Out of this table we can read that our points are:

• #E = 8
• A(4, 1) and A'(4, 4)
• B(1, 1) and B'(1, 4)
• C(0, 4) and C'(0, 1)
• O(3, 0) = O' --> O ⊞ O' = ∞

Now we can apply everything that we calculated on the formulas in point 1.3.1 and we can get the 2P, or the doubling of our point P

P | x | y | 2y | (2y)' | z | x'' | y'' | 2P :-: |:-: |:-: |:-: |:-: |:-: |:-: |:-: |:-: | A | 4 | 1 | 2 | 3 | 1 | 3 | 0 | O A' | 4 | 4 | 3 | 2 | 4 | 3 | 0 | O B | 1 | 1 | 2 | 3 | 1 | 4 | 1 | A B' | 1 | 4 | 3 | 2 | 4 | 4 | 4 | A' C | 0 | 4 | 3 | 2 | 3 | 4 | 4 | A' C' | 0 | 1 | 2 | 3 | 2 | 4 | 1 | A'

and last but not least, we can fill in the group table.

| | | ∞ | A | O | A' | B | C | C' | B' | :-: | :-: | :-: | :-: | :-: | :-: | :-: | :-: | :-: | | | | ∞ | A | O | A' | B | C | C' | B' | (4,1) | A | A | O | | ∞ | | | | | (3,0) | O | O | | ∞ | | | | | | (4,4) | A' | A' | ∞ | | O | | | | | (1,1) | B | B | | | | A | | | ∞ | (0,4) | C | C | | | | | A' | ∞ | | (0,1) | C' | C' | | | | | ∞ | A | | (1,4) | B' | B' | | | | ∞ | | | A'

## 1.4 Not-supersingular curves E/F2n

By applying the same method as in point 1.3 we will be able to do this for the not supersingular curves.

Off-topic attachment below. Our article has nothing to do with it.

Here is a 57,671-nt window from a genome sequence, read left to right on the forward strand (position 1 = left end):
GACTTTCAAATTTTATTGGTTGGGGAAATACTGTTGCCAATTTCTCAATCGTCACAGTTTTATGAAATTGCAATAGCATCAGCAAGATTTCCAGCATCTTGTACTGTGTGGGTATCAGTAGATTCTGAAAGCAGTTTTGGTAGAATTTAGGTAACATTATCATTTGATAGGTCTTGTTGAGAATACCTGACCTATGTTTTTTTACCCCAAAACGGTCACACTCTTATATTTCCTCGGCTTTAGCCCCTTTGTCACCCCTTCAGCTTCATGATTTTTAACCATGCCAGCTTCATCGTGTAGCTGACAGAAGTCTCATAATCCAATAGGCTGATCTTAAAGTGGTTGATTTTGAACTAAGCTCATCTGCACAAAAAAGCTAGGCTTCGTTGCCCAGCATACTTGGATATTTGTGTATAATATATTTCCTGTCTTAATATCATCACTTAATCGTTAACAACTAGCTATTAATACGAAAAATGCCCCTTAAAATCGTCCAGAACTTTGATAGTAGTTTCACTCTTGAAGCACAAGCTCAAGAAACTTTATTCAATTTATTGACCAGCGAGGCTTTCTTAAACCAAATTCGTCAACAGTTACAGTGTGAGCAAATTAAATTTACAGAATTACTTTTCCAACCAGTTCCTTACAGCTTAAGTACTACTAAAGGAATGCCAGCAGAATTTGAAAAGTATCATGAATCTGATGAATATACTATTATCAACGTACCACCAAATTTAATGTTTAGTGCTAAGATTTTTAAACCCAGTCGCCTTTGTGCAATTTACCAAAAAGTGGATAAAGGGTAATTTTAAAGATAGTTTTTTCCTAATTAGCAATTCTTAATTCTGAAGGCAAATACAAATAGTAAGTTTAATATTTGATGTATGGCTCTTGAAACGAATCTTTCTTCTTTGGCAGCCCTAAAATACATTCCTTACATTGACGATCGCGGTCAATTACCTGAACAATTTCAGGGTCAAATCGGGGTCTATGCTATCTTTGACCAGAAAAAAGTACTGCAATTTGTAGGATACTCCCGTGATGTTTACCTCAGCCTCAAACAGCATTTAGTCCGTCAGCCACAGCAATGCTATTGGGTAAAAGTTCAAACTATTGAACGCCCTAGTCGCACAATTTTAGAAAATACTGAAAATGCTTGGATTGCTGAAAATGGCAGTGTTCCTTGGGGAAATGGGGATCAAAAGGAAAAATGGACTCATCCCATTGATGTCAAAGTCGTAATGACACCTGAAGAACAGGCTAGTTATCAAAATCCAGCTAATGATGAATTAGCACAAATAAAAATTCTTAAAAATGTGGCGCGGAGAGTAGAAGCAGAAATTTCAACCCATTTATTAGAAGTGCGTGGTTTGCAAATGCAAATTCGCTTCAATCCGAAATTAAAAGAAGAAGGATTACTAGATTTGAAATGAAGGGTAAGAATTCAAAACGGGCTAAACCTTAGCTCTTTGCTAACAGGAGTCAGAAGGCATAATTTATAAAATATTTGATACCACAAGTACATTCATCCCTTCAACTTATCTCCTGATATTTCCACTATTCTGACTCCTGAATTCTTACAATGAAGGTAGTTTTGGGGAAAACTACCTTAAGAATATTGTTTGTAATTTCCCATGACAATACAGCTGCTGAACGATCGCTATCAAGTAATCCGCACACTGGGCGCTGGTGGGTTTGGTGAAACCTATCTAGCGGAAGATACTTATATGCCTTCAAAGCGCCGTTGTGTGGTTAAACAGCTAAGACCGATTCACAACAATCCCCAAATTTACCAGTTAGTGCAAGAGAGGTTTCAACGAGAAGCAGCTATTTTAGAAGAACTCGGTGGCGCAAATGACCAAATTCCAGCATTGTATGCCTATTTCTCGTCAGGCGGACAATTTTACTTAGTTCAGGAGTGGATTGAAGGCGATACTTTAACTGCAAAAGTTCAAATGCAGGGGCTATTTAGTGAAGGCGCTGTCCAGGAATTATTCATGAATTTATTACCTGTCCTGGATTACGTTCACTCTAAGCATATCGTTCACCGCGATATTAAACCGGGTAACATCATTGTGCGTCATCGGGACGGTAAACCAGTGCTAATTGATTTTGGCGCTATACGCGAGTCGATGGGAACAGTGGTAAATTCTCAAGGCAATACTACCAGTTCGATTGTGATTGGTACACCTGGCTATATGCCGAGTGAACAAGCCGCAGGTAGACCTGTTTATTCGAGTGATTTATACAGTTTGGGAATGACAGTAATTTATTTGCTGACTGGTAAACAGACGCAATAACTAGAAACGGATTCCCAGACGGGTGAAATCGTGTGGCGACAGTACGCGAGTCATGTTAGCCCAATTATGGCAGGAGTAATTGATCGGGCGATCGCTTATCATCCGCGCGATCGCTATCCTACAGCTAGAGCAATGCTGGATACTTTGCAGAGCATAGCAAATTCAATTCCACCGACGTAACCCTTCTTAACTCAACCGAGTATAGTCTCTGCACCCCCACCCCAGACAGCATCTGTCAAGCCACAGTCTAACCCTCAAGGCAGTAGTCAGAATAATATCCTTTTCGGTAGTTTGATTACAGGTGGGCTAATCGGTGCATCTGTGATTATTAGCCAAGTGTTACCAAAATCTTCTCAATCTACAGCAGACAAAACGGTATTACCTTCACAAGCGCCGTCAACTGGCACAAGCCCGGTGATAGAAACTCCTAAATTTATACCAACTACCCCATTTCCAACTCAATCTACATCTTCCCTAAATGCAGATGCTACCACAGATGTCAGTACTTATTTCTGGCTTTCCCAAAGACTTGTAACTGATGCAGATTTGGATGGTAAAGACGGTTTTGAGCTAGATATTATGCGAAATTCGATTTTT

Only this time we have different formulas:

### 1.4.1 Formulas

2P = ∞

1. z = x ⊕ (y ⊘ x)
2. 2P ≡ (x”,y”)
3. x” = z2 ⊕ z ⊕ a
4. y” = x2 ⊕ (z ⊗ x'') ⊕ x''

We can now calculate (x3, y3) = (x1, y1) ⊞ (x1, y1)

1. z = (y1 ⊕ y2) ⊘ (x1 ⊕ x2)
2. x3 = z2 ⊕ z ⊕ x1 ⊕ x2 ⊕ a
3. y3 = z ⊗ (x1 ⊕ x3) ⊕ x3 ⊕ y1

### 1.4.2 Example

Question: We have (E/F23), a=1, b=element 2, n is NOT equal to 1

We can now calculate the points by E: y ⊗ (x ⊕ y) = x3 ⊕ element 0 ⊗ x2 ⊕ element 2

Note: We are using the additive table here for the field F23

After solving this like we did in 1.3, we get the following result:

| | | | | | | | | | |:-:|:-:|:-:|:-:|:-:|:-:|:-:|:-:|:-:|:-:| | x | 0 | 1 | 2 | 3 | 4 | 5 | 6 | ∞ | x3 | 0 | 3 | 6 | 2 | 5 | 1 | 4 | ∞ | 0 ⊗ x2 | 0 | 2 | 4 | 6 | 1 | 3 | 5 | ∞ | x3 ⊕ 0 ⊗ x2 ⊕ 2 | 2 | 3 | 5 | 6 | 0 | 6 | 6 | 2 | y | 4 | 0 | 1 | | | | 1 | 1 | y' | 5 | 3 | 4 | | | 5 |

#E = 10

And the points are:

• A(0,4) and A'(0,5)
• B(6,1) and B'(6,5)
• C(1,0) and C'(1,3)
• D(2,1) and D'(2,4)
• O(∞,1)=O' --> O ⊞ O' = ∞

The same goes for the doubling of the points (2P), see 1.3 for this.

## 1.5 Cyclical group or not?

We can check if a group is cyclical by using the following methods:

• μ(#E)≠0, then (E/Fq=pn, ⊞) is cyclical
• μ(#E)=0, then we need to check this, check the methods 1.3 and 1.4 for this.